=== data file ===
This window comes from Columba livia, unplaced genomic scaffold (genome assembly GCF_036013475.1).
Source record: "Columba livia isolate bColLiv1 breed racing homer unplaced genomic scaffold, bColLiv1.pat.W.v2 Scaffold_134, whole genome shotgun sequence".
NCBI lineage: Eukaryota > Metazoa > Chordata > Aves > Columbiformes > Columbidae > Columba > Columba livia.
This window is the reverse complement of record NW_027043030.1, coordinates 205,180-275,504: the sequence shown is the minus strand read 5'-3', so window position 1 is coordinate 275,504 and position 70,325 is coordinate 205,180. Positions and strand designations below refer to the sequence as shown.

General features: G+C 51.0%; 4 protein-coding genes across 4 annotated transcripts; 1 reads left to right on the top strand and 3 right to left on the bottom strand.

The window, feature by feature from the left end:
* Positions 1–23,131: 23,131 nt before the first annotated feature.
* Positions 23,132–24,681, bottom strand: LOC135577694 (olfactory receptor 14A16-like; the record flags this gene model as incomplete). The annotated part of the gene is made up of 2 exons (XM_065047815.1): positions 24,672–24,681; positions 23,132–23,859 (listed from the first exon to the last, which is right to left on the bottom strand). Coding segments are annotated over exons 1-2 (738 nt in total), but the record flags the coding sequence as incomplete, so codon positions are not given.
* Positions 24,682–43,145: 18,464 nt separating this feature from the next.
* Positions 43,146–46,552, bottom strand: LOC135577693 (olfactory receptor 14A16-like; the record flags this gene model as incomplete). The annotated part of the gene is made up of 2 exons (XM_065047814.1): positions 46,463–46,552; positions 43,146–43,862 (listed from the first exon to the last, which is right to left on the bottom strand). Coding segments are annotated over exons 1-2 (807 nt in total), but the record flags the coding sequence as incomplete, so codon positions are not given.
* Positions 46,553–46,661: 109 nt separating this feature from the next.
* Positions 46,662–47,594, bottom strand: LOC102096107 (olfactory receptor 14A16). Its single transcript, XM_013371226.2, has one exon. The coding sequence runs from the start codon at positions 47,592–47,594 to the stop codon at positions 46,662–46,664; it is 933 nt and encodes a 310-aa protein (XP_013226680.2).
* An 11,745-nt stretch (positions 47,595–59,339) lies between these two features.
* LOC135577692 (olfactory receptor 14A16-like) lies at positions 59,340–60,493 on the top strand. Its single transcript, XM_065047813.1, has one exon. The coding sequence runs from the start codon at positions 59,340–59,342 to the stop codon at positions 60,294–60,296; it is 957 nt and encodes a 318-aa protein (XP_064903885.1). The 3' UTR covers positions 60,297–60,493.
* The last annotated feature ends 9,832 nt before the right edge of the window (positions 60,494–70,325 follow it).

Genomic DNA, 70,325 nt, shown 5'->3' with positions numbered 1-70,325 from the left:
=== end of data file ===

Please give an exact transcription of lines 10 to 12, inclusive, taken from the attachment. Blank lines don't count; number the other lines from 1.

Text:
* Positions 43,146–46,552, bottom strand: LOC135577693 (olfactory receptor 14A16-like; the record flags this gene model as incomplete). The annotated part of the gene is made up of 2 exons (XM_065047814.1): positions 46,463–46,552; positions 43,146–43,862 (listed from the first exon to the last, which is right to left on the bottom strand). Coding segments are annotated over exons 1-2 (807 nt in total), but the record flags the coding sequence as incomplete, so codon positions are not given.
* Positions 46,553–46,661: 109 nt separating this feature from the next.
* Positions 46,662–47,594, bottom strand: LOC102096107 (olfactory receptor 14A16). Its single transcript, XM_013371226.2, has one exon. The coding sequence runs from the start codon at positions 47,592–47,594 to the stop codon at positions 46,662–46,664; it is 933 nt and encodes a 310-aa protein (XP_013226680.2).